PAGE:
An anonymous user on Pastebin has provided evidence that some wallet software may be generating private keys that can be easily discoverable, and therefore easy to take any bitcoins associated with that address. There has been no word on what wallet software is possibly affected, nor if this is a malicious act or a simple coding error.
TL;DR – Scroll to the last subsection
What is a Private Key?
I’m going to give a little bit of background and explain some terminology for those who don’t know how bitcoin works under the hood. The first thing is a private key. If you think of your bitcoin wallet address as a lock, the private key is the key used to unlock it and spend the funds inside.
When you generate a wallet on your device, whether it be on a computer or phone or whatever, what it actually does is generate a random set of numbers of letters and numbers (also known as a ‘string’) that is your private key. Your private key is the only thing that gives you legitimate ownership of your coins. Control of your private key is what allows you to spend the coins that are in your wallet. An example private key looks like this
Once your private key is generated, it is run through a hash function. A hash function is a mathematical function that, when you put a number or string it in, will return another string that has no relation back to the first number/string. It is very easy to find the second number from the first, but mathematically impossible to find the first from the second. The reason for this is that the sheer number of possible private keys is so large, it dwarfs the number of seconds since the dawn of the universe by several orders of magnitude. This second number is known as your public key, and this is hashed again to give you your Bitcoin wallet addresses. You can click here for more information about how private keys, public keys, and wallets work.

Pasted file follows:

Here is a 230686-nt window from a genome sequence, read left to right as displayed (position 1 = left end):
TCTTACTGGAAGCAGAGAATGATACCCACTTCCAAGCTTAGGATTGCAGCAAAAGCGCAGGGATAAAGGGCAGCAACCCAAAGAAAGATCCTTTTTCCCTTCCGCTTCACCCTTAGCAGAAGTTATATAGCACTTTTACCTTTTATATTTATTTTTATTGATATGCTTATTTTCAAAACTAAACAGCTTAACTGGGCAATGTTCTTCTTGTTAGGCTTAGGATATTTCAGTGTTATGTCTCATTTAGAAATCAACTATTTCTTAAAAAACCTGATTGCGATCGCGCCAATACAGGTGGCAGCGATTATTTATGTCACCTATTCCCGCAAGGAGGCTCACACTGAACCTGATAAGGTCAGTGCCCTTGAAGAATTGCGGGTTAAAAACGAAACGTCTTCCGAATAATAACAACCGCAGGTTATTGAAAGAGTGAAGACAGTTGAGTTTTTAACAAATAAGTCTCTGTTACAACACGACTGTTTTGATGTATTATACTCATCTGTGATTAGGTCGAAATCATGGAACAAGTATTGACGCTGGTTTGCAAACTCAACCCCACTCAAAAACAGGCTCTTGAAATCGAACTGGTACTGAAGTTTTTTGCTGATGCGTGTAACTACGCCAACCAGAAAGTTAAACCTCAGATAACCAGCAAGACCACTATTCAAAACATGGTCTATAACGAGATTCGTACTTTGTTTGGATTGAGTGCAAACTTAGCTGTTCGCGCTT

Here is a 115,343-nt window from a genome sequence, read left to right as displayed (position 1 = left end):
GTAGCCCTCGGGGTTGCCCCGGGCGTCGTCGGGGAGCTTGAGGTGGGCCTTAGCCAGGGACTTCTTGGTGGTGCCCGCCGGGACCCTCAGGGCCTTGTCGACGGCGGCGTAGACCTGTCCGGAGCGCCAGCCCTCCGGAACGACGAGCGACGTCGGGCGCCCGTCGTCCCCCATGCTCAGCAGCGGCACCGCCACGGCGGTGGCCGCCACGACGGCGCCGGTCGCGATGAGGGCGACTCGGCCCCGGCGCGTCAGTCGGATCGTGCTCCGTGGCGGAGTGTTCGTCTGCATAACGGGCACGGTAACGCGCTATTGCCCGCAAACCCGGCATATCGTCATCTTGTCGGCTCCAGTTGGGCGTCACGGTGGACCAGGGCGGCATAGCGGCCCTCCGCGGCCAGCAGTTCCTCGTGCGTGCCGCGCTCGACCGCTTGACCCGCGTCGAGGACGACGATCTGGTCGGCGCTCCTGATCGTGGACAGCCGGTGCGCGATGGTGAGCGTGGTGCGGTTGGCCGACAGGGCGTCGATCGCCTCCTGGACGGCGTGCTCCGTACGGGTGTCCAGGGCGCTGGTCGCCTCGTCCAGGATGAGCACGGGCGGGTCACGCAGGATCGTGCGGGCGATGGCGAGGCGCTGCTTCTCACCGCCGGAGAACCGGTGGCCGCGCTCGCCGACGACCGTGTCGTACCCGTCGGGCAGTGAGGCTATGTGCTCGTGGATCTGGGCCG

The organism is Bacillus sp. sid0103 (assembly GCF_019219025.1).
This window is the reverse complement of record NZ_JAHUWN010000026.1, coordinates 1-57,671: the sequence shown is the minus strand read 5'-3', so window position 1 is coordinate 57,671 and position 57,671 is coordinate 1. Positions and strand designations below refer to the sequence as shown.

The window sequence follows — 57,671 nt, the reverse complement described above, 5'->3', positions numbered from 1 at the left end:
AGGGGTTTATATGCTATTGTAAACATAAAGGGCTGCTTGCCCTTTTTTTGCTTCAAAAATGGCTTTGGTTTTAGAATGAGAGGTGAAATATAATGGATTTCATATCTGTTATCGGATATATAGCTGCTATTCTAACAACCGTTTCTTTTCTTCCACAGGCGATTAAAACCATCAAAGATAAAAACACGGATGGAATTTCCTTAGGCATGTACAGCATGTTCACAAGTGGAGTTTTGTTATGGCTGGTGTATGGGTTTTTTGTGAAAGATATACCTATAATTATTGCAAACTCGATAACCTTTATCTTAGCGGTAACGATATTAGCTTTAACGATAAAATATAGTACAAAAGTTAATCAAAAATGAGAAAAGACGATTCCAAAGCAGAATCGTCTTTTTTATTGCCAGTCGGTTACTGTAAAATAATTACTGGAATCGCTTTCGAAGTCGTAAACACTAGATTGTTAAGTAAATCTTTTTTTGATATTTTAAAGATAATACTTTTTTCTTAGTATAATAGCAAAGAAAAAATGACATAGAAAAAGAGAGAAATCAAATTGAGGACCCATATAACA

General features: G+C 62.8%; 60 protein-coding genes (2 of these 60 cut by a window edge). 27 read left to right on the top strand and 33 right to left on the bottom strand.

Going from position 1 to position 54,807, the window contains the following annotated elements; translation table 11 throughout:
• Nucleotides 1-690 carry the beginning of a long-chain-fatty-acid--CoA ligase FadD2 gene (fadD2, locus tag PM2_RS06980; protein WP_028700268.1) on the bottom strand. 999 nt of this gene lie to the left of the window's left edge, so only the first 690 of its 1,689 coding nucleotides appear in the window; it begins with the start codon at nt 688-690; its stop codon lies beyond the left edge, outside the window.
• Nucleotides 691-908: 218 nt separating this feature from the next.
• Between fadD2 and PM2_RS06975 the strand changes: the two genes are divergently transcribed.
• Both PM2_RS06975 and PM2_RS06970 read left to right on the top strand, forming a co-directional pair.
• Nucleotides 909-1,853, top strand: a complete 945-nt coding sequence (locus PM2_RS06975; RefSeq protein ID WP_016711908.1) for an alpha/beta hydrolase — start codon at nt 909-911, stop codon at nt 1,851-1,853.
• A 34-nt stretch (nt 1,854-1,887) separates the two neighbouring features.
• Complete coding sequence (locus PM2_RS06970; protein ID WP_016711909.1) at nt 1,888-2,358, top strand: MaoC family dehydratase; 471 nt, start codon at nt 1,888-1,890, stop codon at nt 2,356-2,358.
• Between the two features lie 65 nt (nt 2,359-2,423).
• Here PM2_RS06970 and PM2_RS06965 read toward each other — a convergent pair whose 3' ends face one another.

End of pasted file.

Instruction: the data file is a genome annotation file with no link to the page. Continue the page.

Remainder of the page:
“Discovering” a Private Key
On to what is actually going on. Since a private key can be literally anything, you could technically take any phrase or string of numbers and letters and use it as your key. You could just throw anything into the hash function and generate the wallet. The public key would be derived from that, and you’d be on your way. This is generally not recommended since it goes to follow that if you can think of your private key so can someone else. It wouldn’t be truly random, which what is needed to create a secure wallet.
BrainWallet.io has a nifty tool that allows users to input whatever they’d like and then derive a private key/public key pair from that. Since the blockchain is an open public ledger, you can go look at some addresses that have been derived from common phrases. Someone used “satoshi nakamoto” to create a wallet, and the addresses associated have had small amounts of bitcoins sent to it, but they were cleared out immediately after. Other phrases like “I find your lack of faith disturbing” and “these aren’t the droids you’re looking for” also have been tagged with a small transaction. There’s no reason to use these as your keys because they’re insecure, but people have sent coins just to leave a mark on the blockchain.
Anonymous Pastebin Guy noted:
If you peer into the blockchain, you will find that people have ‘played’ with the chain by sending small amounts of bitcoins to addresses corresponding to private keys generated using Sha256… It’s quite obvious these were _meant_ to be found. It turns out there are a lot of these addresses. (Keep looking and you will easily find some.) This is nothing new and has been known to the bitcoin community for a while.
The user that posted these findings, who has chosen to remain anonymous, goes much further down the rabbit hole. He began thinking of other ways to “discover” common private keys and downloaded a complete index of all bitcoin addresses that were publicly available on the blockchain and started trying different things to discover keys that possibly had a few bits associated with them. It was kind of a pet project.
Testing Private Keys to Find Bitcoins